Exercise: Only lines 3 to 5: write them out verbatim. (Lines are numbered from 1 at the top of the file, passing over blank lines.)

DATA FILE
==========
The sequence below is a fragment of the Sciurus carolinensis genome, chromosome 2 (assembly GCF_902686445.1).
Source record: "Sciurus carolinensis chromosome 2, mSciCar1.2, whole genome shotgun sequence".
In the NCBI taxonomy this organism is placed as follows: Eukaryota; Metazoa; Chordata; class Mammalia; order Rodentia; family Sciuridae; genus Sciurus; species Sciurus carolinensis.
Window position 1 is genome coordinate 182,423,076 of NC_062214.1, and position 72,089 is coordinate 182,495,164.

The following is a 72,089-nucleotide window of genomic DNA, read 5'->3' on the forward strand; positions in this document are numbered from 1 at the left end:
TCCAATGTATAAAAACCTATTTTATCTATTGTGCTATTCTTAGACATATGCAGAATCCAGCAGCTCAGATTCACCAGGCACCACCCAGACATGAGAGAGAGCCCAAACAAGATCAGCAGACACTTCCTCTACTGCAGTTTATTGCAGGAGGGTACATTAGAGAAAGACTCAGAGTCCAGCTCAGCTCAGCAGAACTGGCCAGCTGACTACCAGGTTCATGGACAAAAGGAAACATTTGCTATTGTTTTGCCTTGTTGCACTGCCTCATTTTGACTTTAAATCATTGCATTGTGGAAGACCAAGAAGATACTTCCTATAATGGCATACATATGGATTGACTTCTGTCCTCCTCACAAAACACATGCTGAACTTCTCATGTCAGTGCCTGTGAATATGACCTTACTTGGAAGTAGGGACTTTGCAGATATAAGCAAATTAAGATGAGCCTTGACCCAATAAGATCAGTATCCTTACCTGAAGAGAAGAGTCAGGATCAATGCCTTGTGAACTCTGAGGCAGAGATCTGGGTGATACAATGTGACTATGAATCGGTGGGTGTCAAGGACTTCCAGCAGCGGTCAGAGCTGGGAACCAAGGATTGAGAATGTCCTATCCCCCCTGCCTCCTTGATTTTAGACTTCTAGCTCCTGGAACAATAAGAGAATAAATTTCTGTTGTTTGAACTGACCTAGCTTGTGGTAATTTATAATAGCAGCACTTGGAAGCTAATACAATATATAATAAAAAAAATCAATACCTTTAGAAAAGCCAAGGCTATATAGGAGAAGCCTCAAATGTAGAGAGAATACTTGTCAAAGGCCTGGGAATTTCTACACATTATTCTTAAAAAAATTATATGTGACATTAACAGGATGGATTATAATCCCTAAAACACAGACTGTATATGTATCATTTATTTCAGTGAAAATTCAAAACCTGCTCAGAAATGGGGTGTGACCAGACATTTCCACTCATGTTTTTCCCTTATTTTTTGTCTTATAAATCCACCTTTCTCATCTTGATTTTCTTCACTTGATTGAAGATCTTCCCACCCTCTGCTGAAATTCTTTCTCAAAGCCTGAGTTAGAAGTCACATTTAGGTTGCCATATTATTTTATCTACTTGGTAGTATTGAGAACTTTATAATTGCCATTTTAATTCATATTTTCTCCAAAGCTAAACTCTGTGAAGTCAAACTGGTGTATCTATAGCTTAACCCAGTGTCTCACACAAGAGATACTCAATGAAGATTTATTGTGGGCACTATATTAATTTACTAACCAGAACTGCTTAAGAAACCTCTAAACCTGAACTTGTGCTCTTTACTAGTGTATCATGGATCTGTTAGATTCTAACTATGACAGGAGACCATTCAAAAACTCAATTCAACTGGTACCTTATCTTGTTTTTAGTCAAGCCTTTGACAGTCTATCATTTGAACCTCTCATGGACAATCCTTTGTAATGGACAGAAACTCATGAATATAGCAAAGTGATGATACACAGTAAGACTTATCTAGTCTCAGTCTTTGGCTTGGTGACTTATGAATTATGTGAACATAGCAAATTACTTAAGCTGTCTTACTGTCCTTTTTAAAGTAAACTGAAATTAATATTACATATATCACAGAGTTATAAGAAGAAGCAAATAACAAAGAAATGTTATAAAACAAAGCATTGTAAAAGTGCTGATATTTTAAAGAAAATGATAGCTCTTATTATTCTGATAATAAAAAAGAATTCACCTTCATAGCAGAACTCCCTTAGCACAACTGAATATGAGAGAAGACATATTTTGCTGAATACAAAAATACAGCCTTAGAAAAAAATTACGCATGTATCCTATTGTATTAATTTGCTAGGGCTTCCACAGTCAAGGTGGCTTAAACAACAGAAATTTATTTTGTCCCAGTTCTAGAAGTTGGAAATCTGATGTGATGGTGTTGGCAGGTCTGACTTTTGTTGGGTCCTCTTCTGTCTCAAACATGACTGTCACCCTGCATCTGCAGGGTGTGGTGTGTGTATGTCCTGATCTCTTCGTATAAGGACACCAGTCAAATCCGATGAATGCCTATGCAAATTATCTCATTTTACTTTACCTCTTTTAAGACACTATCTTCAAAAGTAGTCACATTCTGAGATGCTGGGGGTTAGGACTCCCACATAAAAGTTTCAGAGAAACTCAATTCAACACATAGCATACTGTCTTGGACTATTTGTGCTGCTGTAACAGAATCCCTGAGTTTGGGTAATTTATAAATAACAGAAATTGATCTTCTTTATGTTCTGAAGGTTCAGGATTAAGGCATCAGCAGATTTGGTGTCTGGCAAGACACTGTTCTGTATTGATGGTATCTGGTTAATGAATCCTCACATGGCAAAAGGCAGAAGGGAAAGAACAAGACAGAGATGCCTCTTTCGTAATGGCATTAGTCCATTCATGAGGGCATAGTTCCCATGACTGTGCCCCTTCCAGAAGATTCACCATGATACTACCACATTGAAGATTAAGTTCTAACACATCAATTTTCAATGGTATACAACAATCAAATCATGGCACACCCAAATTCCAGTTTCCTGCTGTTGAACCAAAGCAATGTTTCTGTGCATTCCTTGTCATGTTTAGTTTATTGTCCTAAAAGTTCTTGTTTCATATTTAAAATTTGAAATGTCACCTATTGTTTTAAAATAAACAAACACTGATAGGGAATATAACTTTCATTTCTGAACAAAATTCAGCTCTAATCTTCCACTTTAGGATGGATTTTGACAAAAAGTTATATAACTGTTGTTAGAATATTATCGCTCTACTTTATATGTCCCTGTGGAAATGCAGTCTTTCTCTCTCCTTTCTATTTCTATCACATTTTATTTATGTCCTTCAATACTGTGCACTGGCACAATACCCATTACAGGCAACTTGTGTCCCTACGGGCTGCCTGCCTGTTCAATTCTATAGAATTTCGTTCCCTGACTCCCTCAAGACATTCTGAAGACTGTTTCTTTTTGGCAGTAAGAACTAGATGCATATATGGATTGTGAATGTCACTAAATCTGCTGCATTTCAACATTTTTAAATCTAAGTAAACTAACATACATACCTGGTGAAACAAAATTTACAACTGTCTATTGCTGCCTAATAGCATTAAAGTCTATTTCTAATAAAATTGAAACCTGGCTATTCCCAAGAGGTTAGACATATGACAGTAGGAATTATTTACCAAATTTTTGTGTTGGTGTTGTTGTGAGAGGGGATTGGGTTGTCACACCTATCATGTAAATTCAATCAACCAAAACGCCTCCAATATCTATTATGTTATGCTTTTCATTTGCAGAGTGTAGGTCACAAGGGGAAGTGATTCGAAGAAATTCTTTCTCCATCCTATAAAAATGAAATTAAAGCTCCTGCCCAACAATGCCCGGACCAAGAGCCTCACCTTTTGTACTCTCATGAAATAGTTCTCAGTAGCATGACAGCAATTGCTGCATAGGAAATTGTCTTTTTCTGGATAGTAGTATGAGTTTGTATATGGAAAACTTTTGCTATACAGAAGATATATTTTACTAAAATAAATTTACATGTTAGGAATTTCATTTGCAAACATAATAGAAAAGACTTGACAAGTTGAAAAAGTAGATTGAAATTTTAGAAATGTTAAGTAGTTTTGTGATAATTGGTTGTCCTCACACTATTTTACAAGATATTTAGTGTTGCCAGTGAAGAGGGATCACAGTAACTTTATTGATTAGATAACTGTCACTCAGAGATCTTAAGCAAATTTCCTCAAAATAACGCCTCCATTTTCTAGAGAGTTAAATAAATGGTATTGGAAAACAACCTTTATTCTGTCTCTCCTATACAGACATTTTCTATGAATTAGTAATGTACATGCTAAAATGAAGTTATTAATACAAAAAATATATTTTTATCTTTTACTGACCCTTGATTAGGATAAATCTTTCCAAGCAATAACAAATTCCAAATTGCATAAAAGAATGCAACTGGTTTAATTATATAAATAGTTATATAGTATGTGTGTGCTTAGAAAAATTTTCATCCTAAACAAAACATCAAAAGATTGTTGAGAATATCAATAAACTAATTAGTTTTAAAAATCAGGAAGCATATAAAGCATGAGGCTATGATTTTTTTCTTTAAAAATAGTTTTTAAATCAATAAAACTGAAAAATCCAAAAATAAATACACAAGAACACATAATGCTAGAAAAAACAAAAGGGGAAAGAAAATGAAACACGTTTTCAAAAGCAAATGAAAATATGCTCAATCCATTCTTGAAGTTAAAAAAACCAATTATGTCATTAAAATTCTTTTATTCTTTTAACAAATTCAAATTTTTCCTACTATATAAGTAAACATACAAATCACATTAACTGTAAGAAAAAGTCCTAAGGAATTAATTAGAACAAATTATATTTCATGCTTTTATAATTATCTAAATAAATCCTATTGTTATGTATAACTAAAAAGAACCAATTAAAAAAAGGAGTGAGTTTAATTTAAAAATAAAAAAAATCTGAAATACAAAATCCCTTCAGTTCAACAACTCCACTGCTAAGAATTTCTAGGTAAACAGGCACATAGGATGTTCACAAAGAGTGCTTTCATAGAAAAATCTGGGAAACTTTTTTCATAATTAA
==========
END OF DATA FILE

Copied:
In the NCBI taxonomy this organism is placed as follows: Eukaryota; Metazoa; Chordata; class Mammalia; order Rodentia; family Sciuridae; genus Sciurus; species Sciurus carolinensis.
Window position 1 is genome coordinate 182,423,076 of NC_062214.1, and position 72,089 is coordinate 182,495,164.

The following is a 72,089-nucleotide window of genomic DNA, read 5'->3' on the forward strand; positions in this document are numbered from 1 at the left end: